By Karen Hanna
When it comes to conserving resin, StackTeck is cleaning up with its proprietary TRIM injection mold technologies, which it has continued to improve for the production of thin, yet strong 5-gallon buckets.
The Canadian company recently released the latest results of compression and drop testing, comparing conventional HDPE buckets with those made using its specialized molds for Thin Recess Injection Molding (TRIM). As part of a webinar offered in December to prospective customers, it also touted its KoolTrack suite of mold-cooling alloys and technologies, as well as automation offerings.
Company engineering director Jeff Ngai told participants the company’s TRIM molds can produce pails with wall sections that are just 0.059 inch thick, alternating with sections that measure 0.09 inch — the thickness of pails made with conventional molds.
“We selectively thinned out portions of the side wall to reduce the weight while trying to keep structural integrity. So, we were able to get the part down to 817 grams,” Ngai said. For comparison, the company’s conventional buckets with uniform, smooth walls weighed 930 grams.
Using its proprietary KoolTrack steel alloy as part of molds for both the TRIM pails and conventional pails, StackTeck significantly reduced cooling times, allowing its presses to produce the parts in 13-second cycle times. Typically, conventional pails require 16- to 18-second cycles, Ngai said.
To release the TRIM pails after molding, Jordan Robertson, VP of business development and marketing of StackTeck, explained that StackTeck has incorporated collets at the 12, 3, 6 and 9 o’clock positions on the mold along the rim of the pail.
Both TRIM and non-TRIM bucket styles passed drop and compression tests, Ngai said. The TRIM version survived an angled drop from an industry-standard height of about 5.9 feet, while the conventional pail handled about 6.9 feet. In compression testing, the TRIM pail withstood 820 pounds, and the standard pail tolerated more than 1,100 pounds. The industry standard is 352 pounds, he said.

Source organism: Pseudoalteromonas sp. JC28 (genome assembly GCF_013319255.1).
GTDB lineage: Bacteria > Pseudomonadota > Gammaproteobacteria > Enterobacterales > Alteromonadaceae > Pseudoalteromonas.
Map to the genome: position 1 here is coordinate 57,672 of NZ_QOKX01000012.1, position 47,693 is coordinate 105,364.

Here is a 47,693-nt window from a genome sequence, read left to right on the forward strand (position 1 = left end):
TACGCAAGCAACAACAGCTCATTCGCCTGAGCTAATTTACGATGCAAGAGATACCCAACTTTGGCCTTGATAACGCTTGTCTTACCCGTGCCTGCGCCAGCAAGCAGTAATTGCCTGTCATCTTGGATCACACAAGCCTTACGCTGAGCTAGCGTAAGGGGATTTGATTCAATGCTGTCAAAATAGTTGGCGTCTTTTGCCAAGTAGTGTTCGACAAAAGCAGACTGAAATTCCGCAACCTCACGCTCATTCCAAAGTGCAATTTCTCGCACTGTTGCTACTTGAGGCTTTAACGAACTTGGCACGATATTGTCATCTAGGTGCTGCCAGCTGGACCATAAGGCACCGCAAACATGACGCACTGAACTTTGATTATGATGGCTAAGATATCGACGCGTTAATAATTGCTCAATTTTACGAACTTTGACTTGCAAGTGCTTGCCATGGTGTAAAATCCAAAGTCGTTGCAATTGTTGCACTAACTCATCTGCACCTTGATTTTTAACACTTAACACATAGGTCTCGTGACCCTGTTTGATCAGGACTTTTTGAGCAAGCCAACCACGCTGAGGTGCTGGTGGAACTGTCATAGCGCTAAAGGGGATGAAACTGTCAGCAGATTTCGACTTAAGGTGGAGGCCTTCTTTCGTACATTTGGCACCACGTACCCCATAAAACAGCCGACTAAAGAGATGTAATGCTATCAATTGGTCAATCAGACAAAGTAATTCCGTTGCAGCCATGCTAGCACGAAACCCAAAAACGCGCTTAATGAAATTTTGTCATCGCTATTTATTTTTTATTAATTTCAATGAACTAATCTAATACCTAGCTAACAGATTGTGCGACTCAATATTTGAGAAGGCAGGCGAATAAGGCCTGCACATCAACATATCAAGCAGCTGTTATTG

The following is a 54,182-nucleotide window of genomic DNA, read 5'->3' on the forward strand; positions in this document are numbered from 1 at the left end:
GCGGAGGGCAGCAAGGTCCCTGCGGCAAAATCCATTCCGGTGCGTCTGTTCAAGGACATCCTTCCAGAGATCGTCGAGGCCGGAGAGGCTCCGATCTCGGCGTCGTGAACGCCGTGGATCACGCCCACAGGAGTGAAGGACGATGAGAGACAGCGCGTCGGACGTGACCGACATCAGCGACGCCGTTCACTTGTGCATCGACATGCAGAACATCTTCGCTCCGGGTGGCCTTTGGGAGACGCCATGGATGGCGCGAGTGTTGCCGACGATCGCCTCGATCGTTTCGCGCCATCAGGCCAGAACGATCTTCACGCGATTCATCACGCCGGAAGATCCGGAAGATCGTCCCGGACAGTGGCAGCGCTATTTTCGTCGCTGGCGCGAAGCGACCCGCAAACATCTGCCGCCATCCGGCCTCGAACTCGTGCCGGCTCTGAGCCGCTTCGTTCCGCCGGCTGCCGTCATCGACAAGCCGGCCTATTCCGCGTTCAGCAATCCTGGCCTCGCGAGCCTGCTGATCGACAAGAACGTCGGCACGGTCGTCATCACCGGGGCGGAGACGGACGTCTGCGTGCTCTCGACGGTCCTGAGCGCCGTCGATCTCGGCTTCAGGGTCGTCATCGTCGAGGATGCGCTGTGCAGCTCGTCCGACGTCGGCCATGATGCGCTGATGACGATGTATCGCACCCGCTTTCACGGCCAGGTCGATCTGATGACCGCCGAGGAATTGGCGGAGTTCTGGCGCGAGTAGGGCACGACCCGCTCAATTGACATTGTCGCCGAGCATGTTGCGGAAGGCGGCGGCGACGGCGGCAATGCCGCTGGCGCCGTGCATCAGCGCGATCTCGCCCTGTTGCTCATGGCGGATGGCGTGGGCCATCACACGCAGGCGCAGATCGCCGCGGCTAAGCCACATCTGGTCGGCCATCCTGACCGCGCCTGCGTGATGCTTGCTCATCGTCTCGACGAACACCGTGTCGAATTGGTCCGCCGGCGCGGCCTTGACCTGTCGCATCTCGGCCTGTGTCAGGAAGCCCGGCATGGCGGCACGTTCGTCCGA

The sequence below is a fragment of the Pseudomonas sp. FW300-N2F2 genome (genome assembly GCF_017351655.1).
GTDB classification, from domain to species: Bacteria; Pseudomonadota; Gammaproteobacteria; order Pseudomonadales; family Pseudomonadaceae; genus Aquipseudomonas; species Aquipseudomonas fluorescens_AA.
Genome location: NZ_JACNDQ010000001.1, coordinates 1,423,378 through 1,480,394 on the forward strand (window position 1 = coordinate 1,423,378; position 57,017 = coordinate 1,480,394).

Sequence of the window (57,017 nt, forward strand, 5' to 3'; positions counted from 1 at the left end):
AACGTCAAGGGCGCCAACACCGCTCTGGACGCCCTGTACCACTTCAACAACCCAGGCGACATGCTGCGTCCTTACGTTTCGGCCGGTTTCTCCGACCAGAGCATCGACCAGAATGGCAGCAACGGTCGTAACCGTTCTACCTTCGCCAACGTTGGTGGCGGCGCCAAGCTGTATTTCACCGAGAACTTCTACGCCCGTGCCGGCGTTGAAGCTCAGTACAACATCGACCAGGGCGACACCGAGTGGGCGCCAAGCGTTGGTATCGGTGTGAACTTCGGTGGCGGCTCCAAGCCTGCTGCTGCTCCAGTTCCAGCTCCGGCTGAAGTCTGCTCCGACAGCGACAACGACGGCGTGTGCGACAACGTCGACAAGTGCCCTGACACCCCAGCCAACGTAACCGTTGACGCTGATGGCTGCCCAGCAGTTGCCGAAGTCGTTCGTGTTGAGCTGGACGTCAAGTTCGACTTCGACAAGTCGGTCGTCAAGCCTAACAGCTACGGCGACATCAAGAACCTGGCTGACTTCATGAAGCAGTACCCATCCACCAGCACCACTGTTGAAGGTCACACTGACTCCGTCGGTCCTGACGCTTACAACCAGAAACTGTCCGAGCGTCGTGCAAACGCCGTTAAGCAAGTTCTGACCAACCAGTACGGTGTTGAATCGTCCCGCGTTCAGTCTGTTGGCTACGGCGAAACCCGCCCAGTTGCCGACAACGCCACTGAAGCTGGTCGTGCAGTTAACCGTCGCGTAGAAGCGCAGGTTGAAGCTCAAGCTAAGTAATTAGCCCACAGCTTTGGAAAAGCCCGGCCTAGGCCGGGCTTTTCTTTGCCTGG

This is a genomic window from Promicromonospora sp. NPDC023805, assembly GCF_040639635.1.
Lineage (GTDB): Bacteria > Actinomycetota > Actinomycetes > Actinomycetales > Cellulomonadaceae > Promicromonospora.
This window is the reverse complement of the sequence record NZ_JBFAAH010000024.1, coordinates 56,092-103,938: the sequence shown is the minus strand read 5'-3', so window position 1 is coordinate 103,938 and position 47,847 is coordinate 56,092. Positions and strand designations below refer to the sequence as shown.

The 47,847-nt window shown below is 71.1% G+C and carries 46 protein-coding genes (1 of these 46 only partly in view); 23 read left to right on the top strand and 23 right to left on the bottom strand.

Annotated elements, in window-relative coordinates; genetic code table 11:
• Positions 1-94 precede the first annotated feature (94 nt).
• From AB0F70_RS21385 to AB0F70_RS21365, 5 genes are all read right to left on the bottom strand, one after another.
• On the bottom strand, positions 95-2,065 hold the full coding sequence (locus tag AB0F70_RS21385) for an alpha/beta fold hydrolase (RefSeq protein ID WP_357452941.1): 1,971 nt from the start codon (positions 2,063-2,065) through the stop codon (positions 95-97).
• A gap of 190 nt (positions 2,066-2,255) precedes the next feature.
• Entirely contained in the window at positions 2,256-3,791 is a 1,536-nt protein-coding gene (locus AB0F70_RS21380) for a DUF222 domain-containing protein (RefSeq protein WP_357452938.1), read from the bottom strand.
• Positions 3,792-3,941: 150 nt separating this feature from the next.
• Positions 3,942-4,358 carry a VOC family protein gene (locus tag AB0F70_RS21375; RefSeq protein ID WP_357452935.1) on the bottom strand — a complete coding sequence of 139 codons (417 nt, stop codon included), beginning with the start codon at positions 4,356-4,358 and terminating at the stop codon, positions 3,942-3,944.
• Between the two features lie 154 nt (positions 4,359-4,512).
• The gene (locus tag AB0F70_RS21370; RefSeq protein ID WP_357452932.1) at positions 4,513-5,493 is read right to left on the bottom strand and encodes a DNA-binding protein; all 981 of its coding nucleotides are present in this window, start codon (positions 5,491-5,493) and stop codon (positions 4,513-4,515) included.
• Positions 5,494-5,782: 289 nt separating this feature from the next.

“Both of them were significantly stronger than the minimum requirement,” he said.
Robertson said the company must weigh possible savings from material against the potential loss of part strength when it builds TRIM molds. He acknowledged that, whether it’s a case of appearance or performance, sometimes, lightweighting can go beyond the pail.
“We have experience where we’ve used extreme ultra-lightweight technologies in the past where we’ve taken out a huge amount of weight … and then made sample yogurt cups that were hardly as strong as a really thin paper cup, and we could see we really had gone too far,” Robertson said. “Our customers would handle these cups and squeeze them and say, ‘That’s interesting, but it’s kind of a different thing than what I do with my business.’ “
The trick is balancing cost savings with customers’ expectations for how much abuse a product should be able to take.
“There are samples where we’ve lightweighted as much as 40 percent by weight, but we’ve learned, through having applied the technology to a significant number of projects now, we’ve learned that there’s kind of a sweet spot that’s somewhere between 10 and 20 percent,” Robertson said.
According to Ngai, the company offers a variety of pail-mold options, including adjustable wedge locks, adjustable square collets and interchangeable bail lugs. Customers also can opt to use copper alloys in the molds.
“We wanted to show that we can do the higher-end options,” he said.
Increasing automation options
The company also continues to expand its robot offerings, Robertson said.
For the first time, it is offering a robot for in-mold labeling (IML) of pails. Configured for both a single-cavity 5-gallon pail and a two-cavity mold for 5-liter pails, the robot has typical intrusion times ranging from 1.5 seconds to 2.5 seconds, depending on the size of the part.
The new robot is designed so that swapping out mandrels and magazines, from a one-cavity setup to a two-cavity setup, takes just an hour.
Robertson said the company hopes to eventually offer the system through FastTrack, a program it created in spring 2019. IML robots offered through FastTrack can be shipped within 12 weeks, but currently only smaller units, such as those for food packaging and lids, are available.
“These robots are built with a modular approach where you can take a frame … the frame is common for machines in the size range from 300 tons to 600 tons,” Robertson said.
The company, which has custom-designed robots for larger machines, also is developing a unit for presses ranging from 200 tons to 400 tons. It can provide IML and takeout robots for its own molds, as well as for new and existing molds provided by other companies.
In addition, the company can make robots for machines of other sizes on a custom basis.
“We’re all about whatever the customer wants,” Robertson said.
StackTeck Ltd., Brampton, Ontario, 416-749-1698, https://stackteck.com